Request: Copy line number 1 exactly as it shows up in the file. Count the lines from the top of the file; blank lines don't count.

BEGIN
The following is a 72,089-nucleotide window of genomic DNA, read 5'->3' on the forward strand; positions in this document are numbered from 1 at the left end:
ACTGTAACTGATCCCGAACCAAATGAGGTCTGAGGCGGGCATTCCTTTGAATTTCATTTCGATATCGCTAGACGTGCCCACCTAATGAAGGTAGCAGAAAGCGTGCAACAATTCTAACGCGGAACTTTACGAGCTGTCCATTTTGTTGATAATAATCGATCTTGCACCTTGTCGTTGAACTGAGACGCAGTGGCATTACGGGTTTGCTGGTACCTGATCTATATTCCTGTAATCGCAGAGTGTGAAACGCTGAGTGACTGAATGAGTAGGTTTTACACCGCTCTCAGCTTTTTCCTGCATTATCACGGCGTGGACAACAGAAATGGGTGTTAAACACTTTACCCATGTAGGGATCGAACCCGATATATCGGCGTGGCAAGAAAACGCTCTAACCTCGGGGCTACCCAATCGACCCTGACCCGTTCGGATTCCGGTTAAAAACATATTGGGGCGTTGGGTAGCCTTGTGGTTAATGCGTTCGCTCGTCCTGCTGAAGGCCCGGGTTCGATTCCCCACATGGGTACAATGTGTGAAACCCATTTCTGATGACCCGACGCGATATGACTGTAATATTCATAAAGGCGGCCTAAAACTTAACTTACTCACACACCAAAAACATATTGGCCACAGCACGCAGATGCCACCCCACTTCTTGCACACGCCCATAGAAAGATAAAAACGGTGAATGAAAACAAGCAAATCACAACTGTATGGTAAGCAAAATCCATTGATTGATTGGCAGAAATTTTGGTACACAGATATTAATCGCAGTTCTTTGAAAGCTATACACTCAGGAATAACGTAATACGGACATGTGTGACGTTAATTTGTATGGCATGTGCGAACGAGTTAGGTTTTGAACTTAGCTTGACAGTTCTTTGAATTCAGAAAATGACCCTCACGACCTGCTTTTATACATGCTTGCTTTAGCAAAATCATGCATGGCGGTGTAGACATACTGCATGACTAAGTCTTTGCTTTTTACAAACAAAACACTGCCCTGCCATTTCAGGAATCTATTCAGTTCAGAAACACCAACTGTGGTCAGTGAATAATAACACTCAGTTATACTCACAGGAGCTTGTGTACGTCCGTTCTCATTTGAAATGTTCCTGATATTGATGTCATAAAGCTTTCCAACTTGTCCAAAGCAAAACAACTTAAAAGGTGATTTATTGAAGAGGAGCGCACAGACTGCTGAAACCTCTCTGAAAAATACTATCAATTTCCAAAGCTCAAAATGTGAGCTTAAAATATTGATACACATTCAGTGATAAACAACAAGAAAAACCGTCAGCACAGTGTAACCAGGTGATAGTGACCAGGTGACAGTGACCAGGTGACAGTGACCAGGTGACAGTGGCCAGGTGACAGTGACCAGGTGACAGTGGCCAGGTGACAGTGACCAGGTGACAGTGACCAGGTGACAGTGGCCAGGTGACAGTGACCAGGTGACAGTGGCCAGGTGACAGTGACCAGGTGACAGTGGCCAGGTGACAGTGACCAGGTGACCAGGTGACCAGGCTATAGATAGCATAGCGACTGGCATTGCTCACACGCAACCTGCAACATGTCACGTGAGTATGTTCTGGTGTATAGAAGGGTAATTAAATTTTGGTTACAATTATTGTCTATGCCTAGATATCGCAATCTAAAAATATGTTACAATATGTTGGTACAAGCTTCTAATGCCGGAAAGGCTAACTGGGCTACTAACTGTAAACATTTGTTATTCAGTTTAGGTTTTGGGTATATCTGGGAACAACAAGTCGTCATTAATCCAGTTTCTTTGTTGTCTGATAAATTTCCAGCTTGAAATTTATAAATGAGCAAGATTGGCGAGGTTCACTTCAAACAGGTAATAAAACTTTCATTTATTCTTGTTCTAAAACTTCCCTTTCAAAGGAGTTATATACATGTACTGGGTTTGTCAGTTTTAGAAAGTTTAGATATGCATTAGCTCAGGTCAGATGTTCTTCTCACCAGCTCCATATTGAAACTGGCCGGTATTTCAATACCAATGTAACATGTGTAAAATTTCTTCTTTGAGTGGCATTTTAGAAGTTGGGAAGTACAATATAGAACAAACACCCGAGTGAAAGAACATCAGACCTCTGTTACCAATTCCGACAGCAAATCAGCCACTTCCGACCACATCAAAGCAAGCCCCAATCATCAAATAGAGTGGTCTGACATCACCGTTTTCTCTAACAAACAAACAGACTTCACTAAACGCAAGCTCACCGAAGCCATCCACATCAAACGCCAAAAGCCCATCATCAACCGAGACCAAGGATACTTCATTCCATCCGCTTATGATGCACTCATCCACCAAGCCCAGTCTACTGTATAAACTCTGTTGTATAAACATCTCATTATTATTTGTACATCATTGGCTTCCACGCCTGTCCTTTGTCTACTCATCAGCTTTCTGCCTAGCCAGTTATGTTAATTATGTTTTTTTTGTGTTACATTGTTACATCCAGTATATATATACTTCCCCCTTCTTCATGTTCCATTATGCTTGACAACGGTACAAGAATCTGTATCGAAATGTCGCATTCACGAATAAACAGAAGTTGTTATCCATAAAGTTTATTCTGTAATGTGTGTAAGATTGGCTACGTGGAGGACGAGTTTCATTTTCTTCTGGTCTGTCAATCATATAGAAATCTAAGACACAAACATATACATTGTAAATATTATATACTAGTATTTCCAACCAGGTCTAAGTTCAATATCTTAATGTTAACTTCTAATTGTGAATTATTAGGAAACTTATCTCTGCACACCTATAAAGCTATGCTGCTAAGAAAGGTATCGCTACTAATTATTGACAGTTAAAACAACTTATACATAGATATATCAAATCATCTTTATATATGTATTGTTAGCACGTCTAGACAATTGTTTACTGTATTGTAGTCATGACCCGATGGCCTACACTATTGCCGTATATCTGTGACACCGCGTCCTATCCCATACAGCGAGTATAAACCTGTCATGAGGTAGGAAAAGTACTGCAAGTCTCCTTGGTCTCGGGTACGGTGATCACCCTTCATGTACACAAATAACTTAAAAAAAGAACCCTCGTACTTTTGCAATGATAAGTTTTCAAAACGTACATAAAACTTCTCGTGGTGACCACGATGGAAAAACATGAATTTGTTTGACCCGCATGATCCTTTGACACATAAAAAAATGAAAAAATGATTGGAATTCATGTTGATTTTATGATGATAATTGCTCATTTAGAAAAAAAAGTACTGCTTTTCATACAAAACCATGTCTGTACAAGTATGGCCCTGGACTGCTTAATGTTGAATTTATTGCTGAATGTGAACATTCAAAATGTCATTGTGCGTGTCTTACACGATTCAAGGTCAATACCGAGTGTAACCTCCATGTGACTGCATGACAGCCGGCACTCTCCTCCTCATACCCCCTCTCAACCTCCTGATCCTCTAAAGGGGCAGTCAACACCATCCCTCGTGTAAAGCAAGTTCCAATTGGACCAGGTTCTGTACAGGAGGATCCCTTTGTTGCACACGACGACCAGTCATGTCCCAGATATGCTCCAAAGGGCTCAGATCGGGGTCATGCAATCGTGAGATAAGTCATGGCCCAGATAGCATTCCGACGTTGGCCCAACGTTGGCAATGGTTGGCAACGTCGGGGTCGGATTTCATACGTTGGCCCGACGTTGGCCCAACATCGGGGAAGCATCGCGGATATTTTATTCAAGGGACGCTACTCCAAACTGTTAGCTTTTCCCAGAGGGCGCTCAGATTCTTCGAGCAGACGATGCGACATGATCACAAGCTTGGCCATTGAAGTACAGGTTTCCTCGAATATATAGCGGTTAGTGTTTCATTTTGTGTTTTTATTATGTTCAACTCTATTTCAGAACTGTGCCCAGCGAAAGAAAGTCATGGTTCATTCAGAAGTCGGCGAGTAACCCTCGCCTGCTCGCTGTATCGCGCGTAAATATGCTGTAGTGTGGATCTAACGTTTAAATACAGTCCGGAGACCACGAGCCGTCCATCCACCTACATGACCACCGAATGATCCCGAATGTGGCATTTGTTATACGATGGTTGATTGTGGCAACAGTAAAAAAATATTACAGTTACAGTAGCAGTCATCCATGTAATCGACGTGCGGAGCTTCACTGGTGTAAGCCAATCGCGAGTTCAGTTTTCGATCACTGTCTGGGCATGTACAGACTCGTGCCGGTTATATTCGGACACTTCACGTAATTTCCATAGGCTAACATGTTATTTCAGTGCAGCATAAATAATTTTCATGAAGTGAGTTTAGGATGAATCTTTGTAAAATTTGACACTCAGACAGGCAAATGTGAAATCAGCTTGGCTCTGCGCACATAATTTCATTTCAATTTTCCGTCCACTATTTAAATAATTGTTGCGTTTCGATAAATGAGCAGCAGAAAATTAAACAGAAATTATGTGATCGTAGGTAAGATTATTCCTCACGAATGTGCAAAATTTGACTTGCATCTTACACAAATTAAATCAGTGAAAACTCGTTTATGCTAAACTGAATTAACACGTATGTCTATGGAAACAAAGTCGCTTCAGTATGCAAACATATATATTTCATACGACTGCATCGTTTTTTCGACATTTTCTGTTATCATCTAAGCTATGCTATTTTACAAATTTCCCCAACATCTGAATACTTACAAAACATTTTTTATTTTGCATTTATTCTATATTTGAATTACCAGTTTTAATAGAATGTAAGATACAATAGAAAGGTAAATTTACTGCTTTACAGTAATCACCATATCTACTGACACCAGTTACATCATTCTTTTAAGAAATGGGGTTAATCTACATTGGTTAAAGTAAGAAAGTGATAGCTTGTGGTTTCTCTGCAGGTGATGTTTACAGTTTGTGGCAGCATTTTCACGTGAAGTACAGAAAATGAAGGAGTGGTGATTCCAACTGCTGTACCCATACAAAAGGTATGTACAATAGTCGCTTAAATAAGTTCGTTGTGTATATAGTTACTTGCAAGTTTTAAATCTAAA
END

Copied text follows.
The following is a 72,089-nucleotide window of genomic DNA, read 5'->3' on the forward strand; positions in this document are numbered from 1 at the left end: